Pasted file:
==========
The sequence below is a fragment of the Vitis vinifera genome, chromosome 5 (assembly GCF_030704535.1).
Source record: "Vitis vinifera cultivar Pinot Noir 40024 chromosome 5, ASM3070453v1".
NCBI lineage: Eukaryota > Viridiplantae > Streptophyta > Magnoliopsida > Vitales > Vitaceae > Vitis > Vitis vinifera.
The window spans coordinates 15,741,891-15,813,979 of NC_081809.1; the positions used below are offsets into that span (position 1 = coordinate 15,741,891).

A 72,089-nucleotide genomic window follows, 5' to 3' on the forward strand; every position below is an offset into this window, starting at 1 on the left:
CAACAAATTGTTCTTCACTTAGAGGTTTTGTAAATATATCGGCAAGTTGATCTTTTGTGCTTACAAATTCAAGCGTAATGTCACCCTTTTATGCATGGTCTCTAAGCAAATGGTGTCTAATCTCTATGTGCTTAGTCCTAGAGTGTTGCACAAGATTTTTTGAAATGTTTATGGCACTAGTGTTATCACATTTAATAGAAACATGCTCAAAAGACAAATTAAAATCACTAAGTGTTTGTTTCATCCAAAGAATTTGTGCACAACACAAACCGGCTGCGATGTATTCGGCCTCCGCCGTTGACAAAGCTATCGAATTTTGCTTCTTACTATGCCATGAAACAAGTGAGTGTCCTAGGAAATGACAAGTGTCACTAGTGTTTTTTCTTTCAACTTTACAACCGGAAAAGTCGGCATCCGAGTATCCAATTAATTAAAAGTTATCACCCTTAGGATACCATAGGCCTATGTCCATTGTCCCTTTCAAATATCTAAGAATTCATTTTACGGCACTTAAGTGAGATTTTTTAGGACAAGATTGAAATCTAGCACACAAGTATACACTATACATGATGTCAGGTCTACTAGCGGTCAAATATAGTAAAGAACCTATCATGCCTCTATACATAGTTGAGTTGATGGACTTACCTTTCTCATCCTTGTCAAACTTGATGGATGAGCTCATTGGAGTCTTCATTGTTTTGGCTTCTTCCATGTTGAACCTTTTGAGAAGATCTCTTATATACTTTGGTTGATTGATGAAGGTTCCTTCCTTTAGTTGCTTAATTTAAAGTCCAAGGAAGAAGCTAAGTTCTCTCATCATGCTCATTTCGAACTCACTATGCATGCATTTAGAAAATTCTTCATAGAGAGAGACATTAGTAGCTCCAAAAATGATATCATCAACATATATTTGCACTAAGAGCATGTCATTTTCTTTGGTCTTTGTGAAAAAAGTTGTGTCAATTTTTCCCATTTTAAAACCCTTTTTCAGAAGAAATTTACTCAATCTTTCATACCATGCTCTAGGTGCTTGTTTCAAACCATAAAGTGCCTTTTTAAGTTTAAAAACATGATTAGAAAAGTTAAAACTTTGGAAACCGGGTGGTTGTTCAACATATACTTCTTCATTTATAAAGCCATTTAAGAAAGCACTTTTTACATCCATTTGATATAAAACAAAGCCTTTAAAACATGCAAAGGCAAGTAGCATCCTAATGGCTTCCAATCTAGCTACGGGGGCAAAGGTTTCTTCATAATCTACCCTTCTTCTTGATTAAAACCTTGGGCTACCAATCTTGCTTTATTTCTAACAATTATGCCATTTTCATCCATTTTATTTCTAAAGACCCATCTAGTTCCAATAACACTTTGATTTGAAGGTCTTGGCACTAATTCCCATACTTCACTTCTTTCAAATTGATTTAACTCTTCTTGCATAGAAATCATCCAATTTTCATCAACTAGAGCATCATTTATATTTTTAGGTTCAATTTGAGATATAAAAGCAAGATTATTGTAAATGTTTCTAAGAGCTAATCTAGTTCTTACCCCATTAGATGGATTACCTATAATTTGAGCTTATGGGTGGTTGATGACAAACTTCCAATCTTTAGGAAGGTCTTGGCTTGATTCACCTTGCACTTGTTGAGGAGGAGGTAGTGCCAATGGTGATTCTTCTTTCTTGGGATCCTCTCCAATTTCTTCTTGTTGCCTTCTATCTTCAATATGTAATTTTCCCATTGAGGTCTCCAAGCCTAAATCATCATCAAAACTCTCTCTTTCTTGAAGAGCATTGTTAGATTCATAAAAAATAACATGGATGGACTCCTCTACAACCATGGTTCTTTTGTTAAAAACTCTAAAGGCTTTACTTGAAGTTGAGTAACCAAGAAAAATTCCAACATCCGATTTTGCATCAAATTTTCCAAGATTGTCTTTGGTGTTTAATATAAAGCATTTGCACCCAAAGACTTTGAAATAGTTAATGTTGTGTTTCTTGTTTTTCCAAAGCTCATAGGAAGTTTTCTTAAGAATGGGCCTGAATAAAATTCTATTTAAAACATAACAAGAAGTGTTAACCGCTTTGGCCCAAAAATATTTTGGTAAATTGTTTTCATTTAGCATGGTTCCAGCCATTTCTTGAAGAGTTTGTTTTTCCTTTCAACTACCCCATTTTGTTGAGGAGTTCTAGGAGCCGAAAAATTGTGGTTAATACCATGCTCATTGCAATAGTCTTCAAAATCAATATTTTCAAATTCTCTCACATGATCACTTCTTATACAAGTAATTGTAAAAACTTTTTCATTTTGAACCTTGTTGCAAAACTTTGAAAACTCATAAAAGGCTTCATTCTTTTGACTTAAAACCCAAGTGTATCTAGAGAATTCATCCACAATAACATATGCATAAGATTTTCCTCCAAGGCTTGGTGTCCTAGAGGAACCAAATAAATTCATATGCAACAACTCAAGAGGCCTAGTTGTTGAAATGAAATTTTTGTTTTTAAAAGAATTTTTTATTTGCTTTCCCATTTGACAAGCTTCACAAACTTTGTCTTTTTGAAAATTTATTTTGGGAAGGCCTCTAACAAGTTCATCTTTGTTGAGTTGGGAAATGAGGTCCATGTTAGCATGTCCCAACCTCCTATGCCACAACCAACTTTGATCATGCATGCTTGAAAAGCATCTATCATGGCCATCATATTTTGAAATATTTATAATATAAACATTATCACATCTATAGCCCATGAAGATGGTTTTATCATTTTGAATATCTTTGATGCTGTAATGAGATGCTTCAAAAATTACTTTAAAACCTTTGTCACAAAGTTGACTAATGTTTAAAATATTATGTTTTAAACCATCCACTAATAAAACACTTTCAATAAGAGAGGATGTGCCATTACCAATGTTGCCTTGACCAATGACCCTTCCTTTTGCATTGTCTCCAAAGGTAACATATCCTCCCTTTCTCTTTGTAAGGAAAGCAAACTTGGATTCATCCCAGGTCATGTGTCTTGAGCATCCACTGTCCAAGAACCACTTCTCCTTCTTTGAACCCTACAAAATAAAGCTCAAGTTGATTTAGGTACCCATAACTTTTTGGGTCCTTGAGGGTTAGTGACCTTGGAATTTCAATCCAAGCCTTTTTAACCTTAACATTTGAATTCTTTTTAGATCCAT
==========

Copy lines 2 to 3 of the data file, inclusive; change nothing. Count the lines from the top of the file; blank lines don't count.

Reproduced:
Source record: "Vitis vinifera cultivar Pinot Noir 40024 chromosome 5, ASM3070453v1".
NCBI lineage: Eukaryota > Viridiplantae > Streptophyta > Magnoliopsida > Vitales > Vitaceae > Vitis > Vitis vinifera.